The Plano Stage 2 watering restrictions became effective Friday, August 19. Residents have been notified of their watering days and hours through information, including a watering zone map, affixed to refuse carts. The restrictions are the result of the activation of Stage 2 limitations under the North Texas Municipal Water District’s (NTMWD) water conservation and drought contingency plan. Current drought conditions have combined with the District’s reduced water treatment plant capacity, calling for immediate conservation. Stage 2 conservation measures are aimed at an overall 5% reduction in water usage by placing limitations on outdoor watering.

As outlined on the watering zone map, residents in each zone may water only on their assigned days and during assigned times. Two days per week are designated for outdoor watering within each zone - one day dedicated to morning and one day dedicated to evening. Watering is not permitted in any zone between 10am and 6pm, 10pm and 2am, nor allowed on Sunday.

There are no day or time restrictions for using soaker hoses, drip irrigation systems or watering with a hand-held hose (which must be equipped with an automatic shut-off nozzle.)

Some persons may find it challenging with older irrigation controllers to automatically program their days and hours. This does not exempt persons from abiding by the restrictions and observing the assigned watering days and hours for their zone. While an inconvenience, programming for one watering day and time then manually starting the system on the second watering day is a solution that enables compliance. Watering days and times cannot be substituted.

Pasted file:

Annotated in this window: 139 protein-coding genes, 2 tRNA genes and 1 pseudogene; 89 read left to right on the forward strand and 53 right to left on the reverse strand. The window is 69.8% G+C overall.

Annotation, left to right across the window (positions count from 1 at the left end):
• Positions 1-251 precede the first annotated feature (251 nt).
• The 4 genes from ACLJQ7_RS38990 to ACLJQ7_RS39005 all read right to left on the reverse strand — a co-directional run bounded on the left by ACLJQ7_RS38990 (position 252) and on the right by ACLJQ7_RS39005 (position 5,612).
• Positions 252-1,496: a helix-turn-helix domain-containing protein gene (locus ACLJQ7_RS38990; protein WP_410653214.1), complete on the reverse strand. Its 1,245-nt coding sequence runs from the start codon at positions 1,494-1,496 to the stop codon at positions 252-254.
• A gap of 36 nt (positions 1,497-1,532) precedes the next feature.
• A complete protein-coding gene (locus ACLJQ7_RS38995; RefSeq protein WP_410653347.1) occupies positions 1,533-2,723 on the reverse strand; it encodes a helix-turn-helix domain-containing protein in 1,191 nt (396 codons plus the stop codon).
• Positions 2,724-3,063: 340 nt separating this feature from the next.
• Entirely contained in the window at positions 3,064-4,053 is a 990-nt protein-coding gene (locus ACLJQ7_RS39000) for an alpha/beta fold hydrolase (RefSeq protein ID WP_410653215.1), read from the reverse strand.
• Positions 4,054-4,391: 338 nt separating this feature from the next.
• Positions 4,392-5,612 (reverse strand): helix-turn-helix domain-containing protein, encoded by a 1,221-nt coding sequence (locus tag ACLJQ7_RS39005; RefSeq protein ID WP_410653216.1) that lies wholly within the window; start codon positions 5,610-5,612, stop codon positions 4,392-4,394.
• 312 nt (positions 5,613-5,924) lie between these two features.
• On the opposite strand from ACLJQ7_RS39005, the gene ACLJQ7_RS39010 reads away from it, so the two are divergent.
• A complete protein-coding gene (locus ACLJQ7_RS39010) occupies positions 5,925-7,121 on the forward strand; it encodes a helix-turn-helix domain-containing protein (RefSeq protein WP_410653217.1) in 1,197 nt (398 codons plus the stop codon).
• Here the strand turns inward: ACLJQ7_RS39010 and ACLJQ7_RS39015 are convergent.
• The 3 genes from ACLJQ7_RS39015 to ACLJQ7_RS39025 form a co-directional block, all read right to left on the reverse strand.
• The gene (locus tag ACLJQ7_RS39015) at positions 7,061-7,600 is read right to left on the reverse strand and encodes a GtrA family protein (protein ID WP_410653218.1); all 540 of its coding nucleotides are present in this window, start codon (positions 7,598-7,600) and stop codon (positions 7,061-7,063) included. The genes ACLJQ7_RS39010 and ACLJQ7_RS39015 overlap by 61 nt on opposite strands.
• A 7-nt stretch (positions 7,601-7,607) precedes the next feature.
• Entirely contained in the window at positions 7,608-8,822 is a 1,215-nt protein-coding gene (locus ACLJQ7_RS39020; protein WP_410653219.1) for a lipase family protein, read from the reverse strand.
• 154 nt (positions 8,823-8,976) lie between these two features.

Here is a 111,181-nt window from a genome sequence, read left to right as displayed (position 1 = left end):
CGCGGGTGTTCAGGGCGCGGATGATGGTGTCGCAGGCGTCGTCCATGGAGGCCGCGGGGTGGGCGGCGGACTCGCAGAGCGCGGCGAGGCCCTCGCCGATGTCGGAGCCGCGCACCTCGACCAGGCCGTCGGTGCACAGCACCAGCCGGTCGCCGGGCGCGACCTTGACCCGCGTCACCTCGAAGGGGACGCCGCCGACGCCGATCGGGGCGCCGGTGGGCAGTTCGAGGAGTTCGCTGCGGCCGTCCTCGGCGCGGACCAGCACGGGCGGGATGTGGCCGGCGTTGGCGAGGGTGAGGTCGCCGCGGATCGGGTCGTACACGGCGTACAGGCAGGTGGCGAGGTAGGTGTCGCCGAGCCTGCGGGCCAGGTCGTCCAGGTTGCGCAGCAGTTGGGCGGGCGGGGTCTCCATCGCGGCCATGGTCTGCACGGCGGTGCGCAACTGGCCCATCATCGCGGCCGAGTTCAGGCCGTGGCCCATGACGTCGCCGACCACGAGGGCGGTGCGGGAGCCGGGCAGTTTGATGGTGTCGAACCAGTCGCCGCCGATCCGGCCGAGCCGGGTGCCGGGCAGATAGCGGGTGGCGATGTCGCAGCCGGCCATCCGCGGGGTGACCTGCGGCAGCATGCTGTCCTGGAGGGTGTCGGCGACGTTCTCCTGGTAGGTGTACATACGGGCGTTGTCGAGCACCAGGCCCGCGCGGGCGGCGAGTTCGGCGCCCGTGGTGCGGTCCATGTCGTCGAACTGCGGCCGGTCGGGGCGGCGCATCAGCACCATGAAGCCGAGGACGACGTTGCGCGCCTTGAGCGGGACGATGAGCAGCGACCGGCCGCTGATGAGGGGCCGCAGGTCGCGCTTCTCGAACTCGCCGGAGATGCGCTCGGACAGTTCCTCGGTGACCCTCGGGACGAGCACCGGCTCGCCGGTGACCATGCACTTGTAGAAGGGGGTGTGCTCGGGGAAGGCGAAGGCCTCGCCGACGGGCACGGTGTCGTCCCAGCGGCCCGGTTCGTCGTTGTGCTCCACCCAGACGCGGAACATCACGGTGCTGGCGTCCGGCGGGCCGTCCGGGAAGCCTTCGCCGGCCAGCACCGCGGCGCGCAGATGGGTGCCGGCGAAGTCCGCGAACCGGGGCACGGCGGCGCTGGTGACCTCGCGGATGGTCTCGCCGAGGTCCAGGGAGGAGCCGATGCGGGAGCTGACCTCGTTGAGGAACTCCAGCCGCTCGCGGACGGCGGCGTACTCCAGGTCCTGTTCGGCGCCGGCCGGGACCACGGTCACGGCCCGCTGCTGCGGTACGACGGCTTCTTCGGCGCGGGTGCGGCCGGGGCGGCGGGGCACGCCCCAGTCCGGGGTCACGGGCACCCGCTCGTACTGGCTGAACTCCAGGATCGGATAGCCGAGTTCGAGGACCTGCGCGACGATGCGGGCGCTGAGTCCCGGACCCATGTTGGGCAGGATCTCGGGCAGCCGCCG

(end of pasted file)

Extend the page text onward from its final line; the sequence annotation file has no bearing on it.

The City has been divided into six watering zones to balance water consumption during assigned watering times. This enables Plano’s water storage system to recharge its water supply to insure consistent water pressure for public safety and residents.

A water conservation page on the City’s website and recorded telephone hotline number provides 24-hour access to detailed information on current watering restrictions.

Water Hotline: 972-769-4338

Website: http://www.plano.gov/water


August 10th, 2011

Dear WCE Residents:

Your Assistance is Needed to Conserve Electricity!

The Texas heat has reached record temperatures this summer and is pushing our state's power generation resources to the limit. In hopes of preventing rotating outages, The Electric Reliability Council of Texas (ERCOT) is asking everyone in Texas to do our part to conserve electricity, especially during peak hours of 3 p.m. to 7 p.m.

It's as easy as following three simple steps:

* Turn thermostats up two or more degrees and close blinds or drapes.
* Before leaving home, set your thermostat to 85°F and turn off lights, TVs, computers, fans and other electrical equipment.
* Run dishwashers, washers, dryers and pool pumps during off-peak hours, preferably after 7 p.m.

We care about your well-being and hope that, with everyone's combined efforts, we can help conserve energy and prevent any required rotating outages. You can learn more about what ERCOT is doing to keep up with the daily electricity demand in Texas at http://ercot.com/.

Thank you in advance for conserving electricity and help prevent rotating outages.

P.S. We are also experiencing "Extreme Drought" so please be mindful of your water consumption, including the water used to sprinkle your lawn. For more information please see the data posted on this website: http://droughtmonitor.unl.edu/
Electric Reliability Council of Texas
The Electric Reliability Council of Texas operates the electric grid and manages the deregulated market for 75 percent of the state.
August 10 at 7:52pm

Last   Update 09/11/16

For questions about this website please contact Cathy Blanton - admin@westcreekestates.org

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West Creek Estates, Plano, Texas  75025  USA